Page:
French presses come in all sizes, from 3 cups to 12. These cups run a little small (roughly 4oz), so the smallest option is perfect for one mug and the 12 cup option makes enough for a group.
The French press beats the Keurig because of its versatility. And they’re so cheap, you can reasonably purchase 2 different sizes to meet all your personal and hosting coffee needs.
Keurigs come with everything you need to get started. Over time, you’ll need replacement charcoal filters. Also, consider a reusable K-cup and a drawer or stand for storing your assorted pods. But these items are nice-to-haves, not necessities.
French press wins. It has the advantage here in that it’s not a machine and doesn’t need any replacement parts. So the only other thing that’s good to have is a kettle, but you can even squeak by with boiling water in the microwave if you want to save money.
Keurig makes the decision hard by offering hundreds of models, but plan to spend anywhere from $65-$150 for the best at-home Keurigs. The higher-priced machines give you more power to customize your brew, while the $65 range provide portability and speed.
$30 will give you a first-class French press. But even the $10 presses can rock your coffee world with flavor. And the low-priced stainless steel versions will last for decades.
Seriously, invest in a French press if you haven’t already! At the price of a couple drinks from Starbucks and way less than a box of K-cups, you can own a timeless brewing device that makes infinitely better coffee.
If you google “Keurig taste,” the following three suggestions pop up: like water, bad, burnt. Yikes! Even people who drink pod coffee admit that it’s not as good as the stuff you can brew yourself.
But with hundreds of varieties available from Banana Foster Flambe to a traditional French Roast, you may be able to come up with a flavor you enjoy. Or try a few of these suggestions about how to make Keurig coffee passable as the real deal.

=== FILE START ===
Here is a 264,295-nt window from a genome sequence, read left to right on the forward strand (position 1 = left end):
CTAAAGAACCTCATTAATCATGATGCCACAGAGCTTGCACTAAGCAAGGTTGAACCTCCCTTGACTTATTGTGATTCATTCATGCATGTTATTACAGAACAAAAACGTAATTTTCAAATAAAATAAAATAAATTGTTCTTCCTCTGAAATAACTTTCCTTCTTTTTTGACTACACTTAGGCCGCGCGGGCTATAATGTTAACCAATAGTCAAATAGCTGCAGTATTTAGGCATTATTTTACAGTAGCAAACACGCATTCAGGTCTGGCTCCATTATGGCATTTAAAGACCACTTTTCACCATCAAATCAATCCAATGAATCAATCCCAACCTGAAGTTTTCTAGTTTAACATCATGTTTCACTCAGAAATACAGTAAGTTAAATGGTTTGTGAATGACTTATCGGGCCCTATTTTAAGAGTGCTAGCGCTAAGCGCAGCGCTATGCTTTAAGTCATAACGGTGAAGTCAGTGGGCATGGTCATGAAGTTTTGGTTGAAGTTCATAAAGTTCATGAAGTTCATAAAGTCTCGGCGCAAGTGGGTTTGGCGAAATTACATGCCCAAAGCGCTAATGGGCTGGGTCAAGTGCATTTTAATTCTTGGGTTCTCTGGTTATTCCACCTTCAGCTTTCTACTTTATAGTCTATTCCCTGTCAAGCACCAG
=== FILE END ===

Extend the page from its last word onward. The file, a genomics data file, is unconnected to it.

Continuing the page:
Strong. Bold. Rich. French presses produce flavors of coffee a Keurig can only dream about. Sure, it might take some refining to get just the right grind or water temperature or brew time. But once you nail down the process, you’ll experience a new depth of coffee flavor.
French press wins hands down. If you’re looking for more than caffeinated water, turn to the French press. You’ll still get your caffeine, but with the addition of delectable flavor too.
Better Coffee Is Just a Press Away
Keurigs have taken over the American home brewing scene for good reasons: they’re easy to use, quick, and fairly inexpensive.
Who doesn’t value a little extra time in the morning and a little extra spending money?
But we’ve also seen that the trade-off for this efficiency is taste. And even for those who’ve found a K-cup flavor they love, it’s hard to deny the environmental toll they’ve created.
Enter the French press. This little, inexpensive device packs a full flavored coffee with the addition of only a couple minutes to your brewing routine.
Drinking your morning coffee can get even better, while still being quick and easy, when you brew with a French press.